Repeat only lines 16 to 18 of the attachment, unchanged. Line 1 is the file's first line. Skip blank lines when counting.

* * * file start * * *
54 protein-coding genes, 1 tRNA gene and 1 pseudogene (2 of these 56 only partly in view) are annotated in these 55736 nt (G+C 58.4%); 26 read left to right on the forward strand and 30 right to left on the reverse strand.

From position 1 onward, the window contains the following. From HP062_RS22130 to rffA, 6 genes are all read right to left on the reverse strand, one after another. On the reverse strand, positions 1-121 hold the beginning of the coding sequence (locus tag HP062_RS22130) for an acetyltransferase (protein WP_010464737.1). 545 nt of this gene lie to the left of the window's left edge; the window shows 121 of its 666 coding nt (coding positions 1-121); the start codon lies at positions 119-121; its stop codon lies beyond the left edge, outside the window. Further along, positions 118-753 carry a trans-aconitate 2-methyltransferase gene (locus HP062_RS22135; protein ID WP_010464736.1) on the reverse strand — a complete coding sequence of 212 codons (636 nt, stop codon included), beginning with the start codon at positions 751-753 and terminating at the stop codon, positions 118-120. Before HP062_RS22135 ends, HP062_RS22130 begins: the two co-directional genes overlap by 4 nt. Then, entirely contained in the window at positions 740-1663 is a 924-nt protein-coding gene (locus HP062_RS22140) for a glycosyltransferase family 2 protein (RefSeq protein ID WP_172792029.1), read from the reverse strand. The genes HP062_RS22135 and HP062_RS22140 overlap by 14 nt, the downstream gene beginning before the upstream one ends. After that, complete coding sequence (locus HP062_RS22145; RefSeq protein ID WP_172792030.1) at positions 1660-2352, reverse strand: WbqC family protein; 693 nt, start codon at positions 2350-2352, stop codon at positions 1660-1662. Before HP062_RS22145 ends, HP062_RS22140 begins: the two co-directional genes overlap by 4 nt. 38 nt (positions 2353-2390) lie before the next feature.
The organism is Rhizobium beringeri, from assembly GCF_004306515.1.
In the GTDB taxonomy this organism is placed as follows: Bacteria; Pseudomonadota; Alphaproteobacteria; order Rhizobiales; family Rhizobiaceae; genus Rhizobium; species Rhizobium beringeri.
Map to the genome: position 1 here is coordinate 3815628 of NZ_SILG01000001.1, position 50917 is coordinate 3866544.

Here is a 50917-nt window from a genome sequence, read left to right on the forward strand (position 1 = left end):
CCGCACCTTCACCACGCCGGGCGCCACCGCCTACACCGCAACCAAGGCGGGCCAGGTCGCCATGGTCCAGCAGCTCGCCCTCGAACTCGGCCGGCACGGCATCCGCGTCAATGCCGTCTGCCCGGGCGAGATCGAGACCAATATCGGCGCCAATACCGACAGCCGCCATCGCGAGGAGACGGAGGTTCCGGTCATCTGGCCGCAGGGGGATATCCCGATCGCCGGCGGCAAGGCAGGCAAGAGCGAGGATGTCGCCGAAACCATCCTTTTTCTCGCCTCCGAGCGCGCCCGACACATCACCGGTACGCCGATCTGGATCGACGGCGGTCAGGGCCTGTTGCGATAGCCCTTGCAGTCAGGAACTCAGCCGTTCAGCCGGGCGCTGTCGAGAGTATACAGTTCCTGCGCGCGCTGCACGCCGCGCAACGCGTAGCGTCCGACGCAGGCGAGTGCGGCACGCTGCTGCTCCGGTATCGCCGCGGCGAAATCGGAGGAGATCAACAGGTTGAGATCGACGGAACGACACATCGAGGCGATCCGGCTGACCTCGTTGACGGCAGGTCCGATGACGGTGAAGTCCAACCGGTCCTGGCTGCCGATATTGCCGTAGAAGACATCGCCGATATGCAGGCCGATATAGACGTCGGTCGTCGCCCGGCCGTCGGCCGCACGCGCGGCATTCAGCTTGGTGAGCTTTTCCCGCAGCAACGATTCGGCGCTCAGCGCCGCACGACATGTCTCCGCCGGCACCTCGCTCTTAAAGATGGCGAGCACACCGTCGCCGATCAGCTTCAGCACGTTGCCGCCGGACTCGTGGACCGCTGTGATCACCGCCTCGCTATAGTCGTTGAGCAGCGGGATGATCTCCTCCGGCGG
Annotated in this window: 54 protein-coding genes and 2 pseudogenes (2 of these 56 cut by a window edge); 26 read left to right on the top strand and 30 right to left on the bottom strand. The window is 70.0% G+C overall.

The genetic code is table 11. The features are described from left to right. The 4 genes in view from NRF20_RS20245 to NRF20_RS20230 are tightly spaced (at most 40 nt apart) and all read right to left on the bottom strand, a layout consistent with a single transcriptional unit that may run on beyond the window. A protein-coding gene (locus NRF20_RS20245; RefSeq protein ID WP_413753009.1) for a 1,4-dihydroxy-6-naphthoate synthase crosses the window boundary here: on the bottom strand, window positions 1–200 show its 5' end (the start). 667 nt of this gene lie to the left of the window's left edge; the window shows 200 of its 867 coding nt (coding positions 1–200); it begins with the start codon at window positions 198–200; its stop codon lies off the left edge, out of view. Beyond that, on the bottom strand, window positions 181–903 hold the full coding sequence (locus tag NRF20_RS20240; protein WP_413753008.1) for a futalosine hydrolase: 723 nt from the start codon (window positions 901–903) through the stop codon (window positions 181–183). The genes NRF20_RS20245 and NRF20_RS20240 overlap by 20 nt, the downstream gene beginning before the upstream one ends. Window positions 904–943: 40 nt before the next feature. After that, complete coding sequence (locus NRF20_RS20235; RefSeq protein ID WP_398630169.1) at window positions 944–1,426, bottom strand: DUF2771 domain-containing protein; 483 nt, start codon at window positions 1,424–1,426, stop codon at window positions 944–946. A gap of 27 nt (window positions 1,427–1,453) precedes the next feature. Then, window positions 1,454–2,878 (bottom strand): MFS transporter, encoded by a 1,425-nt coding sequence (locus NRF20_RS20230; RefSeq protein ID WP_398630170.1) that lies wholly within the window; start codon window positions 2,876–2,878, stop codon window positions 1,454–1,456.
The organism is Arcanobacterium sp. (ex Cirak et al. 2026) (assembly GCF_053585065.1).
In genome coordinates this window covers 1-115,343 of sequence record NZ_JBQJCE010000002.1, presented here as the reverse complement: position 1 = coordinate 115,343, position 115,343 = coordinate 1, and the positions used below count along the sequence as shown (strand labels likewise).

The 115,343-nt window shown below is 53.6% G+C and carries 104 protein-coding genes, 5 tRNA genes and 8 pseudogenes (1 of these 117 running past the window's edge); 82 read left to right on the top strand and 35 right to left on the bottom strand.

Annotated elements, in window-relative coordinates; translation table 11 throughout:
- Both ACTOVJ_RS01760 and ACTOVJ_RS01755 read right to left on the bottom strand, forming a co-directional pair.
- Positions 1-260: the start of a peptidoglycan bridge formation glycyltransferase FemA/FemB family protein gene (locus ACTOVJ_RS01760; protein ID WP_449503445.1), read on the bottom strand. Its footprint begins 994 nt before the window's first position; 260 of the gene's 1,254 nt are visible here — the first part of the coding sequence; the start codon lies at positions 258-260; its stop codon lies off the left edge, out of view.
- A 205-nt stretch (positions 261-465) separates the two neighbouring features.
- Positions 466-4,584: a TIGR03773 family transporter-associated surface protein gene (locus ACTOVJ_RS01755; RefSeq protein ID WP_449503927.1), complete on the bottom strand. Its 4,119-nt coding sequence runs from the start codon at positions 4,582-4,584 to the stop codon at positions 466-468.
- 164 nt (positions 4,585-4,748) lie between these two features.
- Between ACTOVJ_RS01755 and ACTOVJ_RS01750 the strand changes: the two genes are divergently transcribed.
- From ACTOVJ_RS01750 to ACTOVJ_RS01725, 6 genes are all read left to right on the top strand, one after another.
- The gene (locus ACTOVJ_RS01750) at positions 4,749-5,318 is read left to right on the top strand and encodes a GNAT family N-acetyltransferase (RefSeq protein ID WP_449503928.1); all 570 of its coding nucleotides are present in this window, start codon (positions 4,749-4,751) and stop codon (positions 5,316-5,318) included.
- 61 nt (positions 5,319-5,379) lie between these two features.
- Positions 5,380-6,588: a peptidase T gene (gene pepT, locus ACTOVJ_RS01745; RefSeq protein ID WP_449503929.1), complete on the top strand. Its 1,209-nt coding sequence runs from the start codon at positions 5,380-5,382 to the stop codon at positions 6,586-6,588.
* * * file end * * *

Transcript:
- A 205-nt stretch (positions 261-465) separates the two neighbouring features.
- Positions 466-4,584: a TIGR03773 family transporter-associated surface protein gene (locus ACTOVJ_RS01755; RefSeq protein ID WP_449503927.1), complete on the bottom strand. Its 4,119-nt coding sequence runs from the start codon at positions 4,582-4,584 to the stop codon at positions 466-468.
- 164 nt (positions 4,585-4,748) lie between these two features.